If those walls could speak, maybe they would have asked to be ignited earlier or at least demolished.  Let someone else try and make those bricks and mortar a home because my family had failed, in fact failed without even trying.

It was in that home where I endured beatings, more than once with weapons.  It was from that home that I was asked to leave, it was that very place that saw my parents turn on me, twice with a machete strike across my back and once with their bare hands wrapped around my throat.

It was to that home that the police were called time and time again to get my father off of me, or to make yet another report of family violence.


Family violence- it makes it sound like it's a cottage industry, something you can make to have with jam or cream.  It's really probably better called home terrorism, because that's what it is.


It was that home where the people who pushed me to the point where I felt like  making an attempt on my own life was all that was available to me.  It was to that place that I was dropped off to by a taxi that was in fact paid for by the hospital because no family member was willing or able to collect me from Emergency.  Not even after the staff there carefully and dutifully stitched my wrists back to their normal 'closed' position.

Can you blame me? Can you really?

Can you blame the fact that my immature and infantile brain had been conditioned to violence and terror and the only solution I saw was incendiary?  Can you judge me for wanting to see the end to suffering, trauma and the repeated beatings by taking a match to a building and starting again, clean?

I'm not proud of this, I'm not even proud of thinking to wanting to do this. However, I remember that back then I was a child with severe mental illness and PTSD- that doing something like that would be inexcusable but in a way, understandable.

I'm glad that whatever part of my brain that is responsible for forethought stepped in and the only victim was an ugly, disused rubbish bin.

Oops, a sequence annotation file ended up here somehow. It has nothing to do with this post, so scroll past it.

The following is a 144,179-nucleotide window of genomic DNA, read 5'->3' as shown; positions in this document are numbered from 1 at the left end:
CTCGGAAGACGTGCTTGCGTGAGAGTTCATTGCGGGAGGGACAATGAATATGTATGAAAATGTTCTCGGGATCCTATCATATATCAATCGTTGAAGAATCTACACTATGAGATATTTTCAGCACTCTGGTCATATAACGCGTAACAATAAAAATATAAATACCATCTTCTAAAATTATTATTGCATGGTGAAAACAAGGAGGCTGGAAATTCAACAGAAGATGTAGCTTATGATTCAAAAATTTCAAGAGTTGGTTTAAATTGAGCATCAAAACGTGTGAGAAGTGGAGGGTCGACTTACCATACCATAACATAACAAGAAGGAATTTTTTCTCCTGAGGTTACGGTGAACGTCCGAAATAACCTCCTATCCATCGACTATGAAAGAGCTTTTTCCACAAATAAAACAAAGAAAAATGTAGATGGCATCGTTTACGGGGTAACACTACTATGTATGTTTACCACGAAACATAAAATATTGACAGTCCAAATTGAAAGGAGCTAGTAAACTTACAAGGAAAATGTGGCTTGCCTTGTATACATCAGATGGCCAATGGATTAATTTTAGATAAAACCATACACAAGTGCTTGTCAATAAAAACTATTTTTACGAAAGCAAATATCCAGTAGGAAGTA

I watch the news religiously, partly because it's my job to be up to date with what is happening but also in the manner that an anthropologist might watch a tribe of people.  I watch with curiosity, not a curiosity to find out how depraved we are as a species.  It's more a curiosity about what series of circumstances would drive a person to commit an unspeakable act.

I also try and watch with kindness, to myself for being so desperate in the face of an unchanging situation so as to do something drastic but also kindness to the stranger I'll never meet or hear from again.

We've all got it in us to do something unspeakable and certainly thinking things that we are not proud of.  I've been there, at the time it felt like the only solution to an inescapable problem. Now- now it feels like a bullet dodged, a pain never realised and a shame never felt.

I never, ever let myself believe that for a moment, in the middle of winter some decades ago I almost marched straight into your dinner time news.  Not for something that I wanted to do desperately but for something that was a direct result of all the things that happened to me.

The physical manifestation of a million wounds both physical and emotional that at the time had no prospect of healing.

You and me, we're no different you know.

We're no different.